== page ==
Junior high students help those in need

Students at Conway Junior High showed their school spirit in a unique way – collecting non-perishable food items to help those in need during the holidays.

The collection drive was planned and implemented by the school’s student council, with help from assistant principal Pam Ferguson who came up with the idea last year. It was held in conjunction with the school’s annual Spirit Week leading up to a Blue-White football game.

“The food drive helps us all come together for one cause,” Ferguson said.

Ninth grade student council president Hannah Ferguson said this is the second year for the school to partner with CAPCA (Community Action Program for Central Arkansas) on the food drive. “We’re really excited about this,” adding that the project gives students an opportunity to reach out into the community and have an impact. “We want people to be more aware that there are those in our community who are having a problem.”

Last year, one classroom alone collected more than 1,000 boxes of macaroni and cheese.

This year, the class collecting the most items was art students taught by Megan Williams, who collected 352 food items.

Planning for the food drive began right after student council elections at the beginning of the semester. Ninth grade vice president Miller Myers said the student council organized the project and provided boxes for each classroom.

While students were challenged to bring canned good items for the holiday food boxes that would be distributed through CAPCA, faculty and staff were asked to donate items that would be given to senior citizens. Ferguson cited a recent news report that Arkansas ranked No. 1 in starving elderly population.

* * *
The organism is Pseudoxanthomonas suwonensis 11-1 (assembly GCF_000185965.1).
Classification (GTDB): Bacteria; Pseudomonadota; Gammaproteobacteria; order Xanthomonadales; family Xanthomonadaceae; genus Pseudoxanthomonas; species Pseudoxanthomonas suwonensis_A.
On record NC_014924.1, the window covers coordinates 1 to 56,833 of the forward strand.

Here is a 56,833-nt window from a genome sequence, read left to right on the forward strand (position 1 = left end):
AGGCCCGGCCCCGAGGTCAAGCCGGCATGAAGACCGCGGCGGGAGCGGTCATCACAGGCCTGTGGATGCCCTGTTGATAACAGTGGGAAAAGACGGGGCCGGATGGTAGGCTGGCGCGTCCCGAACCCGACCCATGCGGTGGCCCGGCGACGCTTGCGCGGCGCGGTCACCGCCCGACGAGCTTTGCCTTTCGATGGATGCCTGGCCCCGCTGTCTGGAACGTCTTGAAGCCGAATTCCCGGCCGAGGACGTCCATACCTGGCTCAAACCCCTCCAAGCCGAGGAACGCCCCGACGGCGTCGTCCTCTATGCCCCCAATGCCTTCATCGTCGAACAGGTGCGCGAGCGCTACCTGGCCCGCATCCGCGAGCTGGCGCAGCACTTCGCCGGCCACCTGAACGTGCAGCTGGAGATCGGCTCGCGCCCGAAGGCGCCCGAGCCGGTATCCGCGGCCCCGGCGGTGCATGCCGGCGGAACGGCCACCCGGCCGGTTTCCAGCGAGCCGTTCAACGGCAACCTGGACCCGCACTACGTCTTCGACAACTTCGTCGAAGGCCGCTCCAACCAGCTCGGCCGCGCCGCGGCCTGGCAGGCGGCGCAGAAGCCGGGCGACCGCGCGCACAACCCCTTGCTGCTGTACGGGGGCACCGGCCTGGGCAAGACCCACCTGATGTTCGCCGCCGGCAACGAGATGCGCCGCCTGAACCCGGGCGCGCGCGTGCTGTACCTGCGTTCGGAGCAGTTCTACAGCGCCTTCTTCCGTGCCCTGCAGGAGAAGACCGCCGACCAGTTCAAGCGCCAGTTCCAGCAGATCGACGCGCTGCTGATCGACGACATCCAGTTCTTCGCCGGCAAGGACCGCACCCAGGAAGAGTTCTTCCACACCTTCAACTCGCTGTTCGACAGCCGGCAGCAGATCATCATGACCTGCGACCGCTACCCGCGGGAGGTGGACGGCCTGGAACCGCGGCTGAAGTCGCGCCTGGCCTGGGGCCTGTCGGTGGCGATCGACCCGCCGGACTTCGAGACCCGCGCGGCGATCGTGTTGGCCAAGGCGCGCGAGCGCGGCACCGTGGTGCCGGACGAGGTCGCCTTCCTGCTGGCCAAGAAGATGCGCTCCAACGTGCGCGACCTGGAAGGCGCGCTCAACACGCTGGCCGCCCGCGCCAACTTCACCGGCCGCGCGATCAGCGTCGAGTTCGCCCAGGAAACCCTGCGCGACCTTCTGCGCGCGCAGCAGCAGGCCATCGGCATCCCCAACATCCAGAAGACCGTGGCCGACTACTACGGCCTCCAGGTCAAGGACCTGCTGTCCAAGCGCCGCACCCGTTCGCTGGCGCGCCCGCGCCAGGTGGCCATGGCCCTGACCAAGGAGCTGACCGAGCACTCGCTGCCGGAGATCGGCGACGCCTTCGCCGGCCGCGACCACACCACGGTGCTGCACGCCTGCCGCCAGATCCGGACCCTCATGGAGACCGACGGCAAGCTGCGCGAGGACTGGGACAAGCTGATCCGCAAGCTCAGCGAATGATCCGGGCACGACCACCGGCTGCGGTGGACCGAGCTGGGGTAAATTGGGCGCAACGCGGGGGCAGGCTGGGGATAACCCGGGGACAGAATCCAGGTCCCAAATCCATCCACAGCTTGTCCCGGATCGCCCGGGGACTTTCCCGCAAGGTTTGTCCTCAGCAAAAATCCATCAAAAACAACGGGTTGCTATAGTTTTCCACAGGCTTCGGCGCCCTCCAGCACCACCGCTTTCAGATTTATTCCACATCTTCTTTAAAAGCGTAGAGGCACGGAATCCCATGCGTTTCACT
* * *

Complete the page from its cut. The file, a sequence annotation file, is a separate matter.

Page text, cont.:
Ferguson said most students don’t see or understand the difficulties their classmates face and that some junior high students may benefit directly from the food drive.. She recalled an incident where a family member asked if her student could stay at school and get lunch before leaving one day. “I knew if he didn’t eat in the cafeteria, he wouldn’t eat that day.”

Melissa McWilliams, community programs director at CAPCA, described the food collected by the students as a “phenomenal amount.” She said some items will be pulled out for use in the holiday food boxes, with the remaining items used to replenish the bare shelves in the agency’s food pantry. The $40 that was donated will be used to purchase turkeys for the boxes.

“The food drive was crucial for us,” she said. “We were able to help a lot of families.”

McWilliams was appreciative of the efforts. “We want to thank the students and faculty. It is important for them to understand the impact they are making.”